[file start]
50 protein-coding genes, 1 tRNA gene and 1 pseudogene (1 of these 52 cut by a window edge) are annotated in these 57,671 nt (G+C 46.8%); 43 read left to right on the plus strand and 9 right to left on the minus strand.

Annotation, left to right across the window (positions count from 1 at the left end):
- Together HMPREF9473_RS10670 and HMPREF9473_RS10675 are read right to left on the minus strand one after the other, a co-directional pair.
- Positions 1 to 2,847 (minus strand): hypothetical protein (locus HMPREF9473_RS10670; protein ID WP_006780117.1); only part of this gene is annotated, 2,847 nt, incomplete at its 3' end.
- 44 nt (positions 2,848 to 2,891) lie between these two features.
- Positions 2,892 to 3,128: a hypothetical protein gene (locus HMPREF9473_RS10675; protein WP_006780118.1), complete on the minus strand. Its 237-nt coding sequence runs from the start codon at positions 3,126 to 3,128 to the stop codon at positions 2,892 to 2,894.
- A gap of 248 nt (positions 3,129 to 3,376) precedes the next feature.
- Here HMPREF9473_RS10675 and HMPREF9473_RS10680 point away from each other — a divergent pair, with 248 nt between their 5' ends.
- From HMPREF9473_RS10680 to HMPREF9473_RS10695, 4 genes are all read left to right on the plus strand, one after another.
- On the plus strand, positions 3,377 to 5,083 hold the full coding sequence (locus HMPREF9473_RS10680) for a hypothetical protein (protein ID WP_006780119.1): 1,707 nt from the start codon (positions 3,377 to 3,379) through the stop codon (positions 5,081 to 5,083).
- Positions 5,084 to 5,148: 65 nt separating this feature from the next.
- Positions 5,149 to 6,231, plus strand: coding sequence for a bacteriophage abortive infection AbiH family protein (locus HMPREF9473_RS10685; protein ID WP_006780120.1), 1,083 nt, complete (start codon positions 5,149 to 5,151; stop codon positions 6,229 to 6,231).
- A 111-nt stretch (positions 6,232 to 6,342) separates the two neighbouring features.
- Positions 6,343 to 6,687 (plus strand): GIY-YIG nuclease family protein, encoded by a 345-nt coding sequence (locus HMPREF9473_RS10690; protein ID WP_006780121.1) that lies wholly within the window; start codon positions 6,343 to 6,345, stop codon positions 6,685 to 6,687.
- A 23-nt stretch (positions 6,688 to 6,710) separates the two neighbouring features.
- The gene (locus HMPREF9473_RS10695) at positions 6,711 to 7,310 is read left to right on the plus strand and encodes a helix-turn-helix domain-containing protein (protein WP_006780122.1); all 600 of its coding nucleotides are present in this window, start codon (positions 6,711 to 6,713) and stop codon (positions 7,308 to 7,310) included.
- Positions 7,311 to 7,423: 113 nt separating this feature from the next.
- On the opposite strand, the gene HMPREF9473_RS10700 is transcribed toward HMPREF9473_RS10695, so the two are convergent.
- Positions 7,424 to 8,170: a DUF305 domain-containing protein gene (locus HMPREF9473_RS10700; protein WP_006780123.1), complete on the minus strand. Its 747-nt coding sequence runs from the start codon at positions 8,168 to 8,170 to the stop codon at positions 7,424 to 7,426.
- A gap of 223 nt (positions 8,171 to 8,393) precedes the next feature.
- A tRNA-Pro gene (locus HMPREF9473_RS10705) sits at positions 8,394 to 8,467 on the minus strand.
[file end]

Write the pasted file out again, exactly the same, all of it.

50 protein-coding genes, 1 tRNA gene and 1 pseudogene (1 of these 52 cut by a window edge) are annotated in these 57,671 nt (G+C 46.8%); 43 read left to right on the plus strand and 9 right to left on the minus strand.

Annotation, left to right across the window (positions count from 1 at the left end):
- Together HMPREF9473_RS10670 and HMPREF9473_RS10675 are read right to left on the minus strand one after the other, a co-directional pair.
- Positions 1 to 2,847 (minus strand): hypothetical protein (locus HMPREF9473_RS10670; protein ID WP_006780117.1); only part of this gene is annotated, 2,847 nt, incomplete at its 3' end.
- 44 nt (positions 2,848 to 2,891) lie between these two features.
- Positions 2,892 to 3,128: a hypothetical protein gene (locus HMPREF9473_RS10675; protein WP_006780118.1), complete on the minus strand. Its 237-nt coding sequence runs from the start codon at positions 3,126 to 3,128 to the stop codon at positions 2,892 to 2,894.
- A gap of 248 nt (positions 3,129 to 3,376) precedes the next feature.
- Here HMPREF9473_RS10675 and HMPREF9473_RS10680 point away from each other — a divergent pair, with 248 nt between their 5' ends.
- From HMPREF9473_RS10680 to HMPREF9473_RS10695, 4 genes are all read left to right on the plus strand, one after another.
- On the plus strand, positions 3,377 to 5,083 hold the full coding sequence (locus HMPREF9473_RS10680) for a hypothetical protein (protein ID WP_006780119.1): 1,707 nt from the start codon (positions 3,377 to 3,379) through the stop codon (positions 5,081 to 5,083).
- Positions 5,084 to 5,148: 65 nt separating this feature from the next.
- Positions 5,149 to 6,231, plus strand: coding sequence for a bacteriophage abortive infection AbiH family protein (locus HMPREF9473_RS10685; protein ID WP_006780120.1), 1,083 nt, complete (start codon positions 5,149 to 5,151; stop codon positions 6,229 to 6,231).
- A 111-nt stretch (positions 6,232 to 6,342) separates the two neighbouring features.
- Positions 6,343 to 6,687 (plus strand): GIY-YIG nuclease family protein, encoded by a 345-nt coding sequence (locus HMPREF9473_RS10690; protein ID WP_006780121.1) that lies wholly within the window; start codon positions 6,343 to 6,345, stop codon positions 6,685 to 6,687.
- A 23-nt stretch (positions 6,688 to 6,710) separates the two neighbouring features.
- The gene (locus HMPREF9473_RS10695) at positions 6,711 to 7,310 is read left to right on the plus strand and encodes a helix-turn-helix domain-containing protein (protein WP_006780122.1); all 600 of its coding nucleotides are present in this window, start codon (positions 6,711 to 6,713) and stop codon (positions 7,308 to 7,310) included.
- Positions 7,311 to 7,423: 113 nt separating this feature from the next.
- On the opposite strand, the gene HMPREF9473_RS10700 is transcribed toward HMPREF9473_RS10695, so the two are convergent.
- Positions 7,424 to 8,170: a DUF305 domain-containing protein gene (locus HMPREF9473_RS10700; protein WP_006780123.1), complete on the minus strand. Its 747-nt coding sequence runs from the start codon at positions 8,168 to 8,170 to the stop codon at positions 7,424 to 7,426.
- A gap of 223 nt (positions 8,171 to 8,393) precedes the next feature.
- A tRNA-Pro gene (locus HMPREF9473_RS10705) sits at positions 8,394 to 8,467 on the minus strand.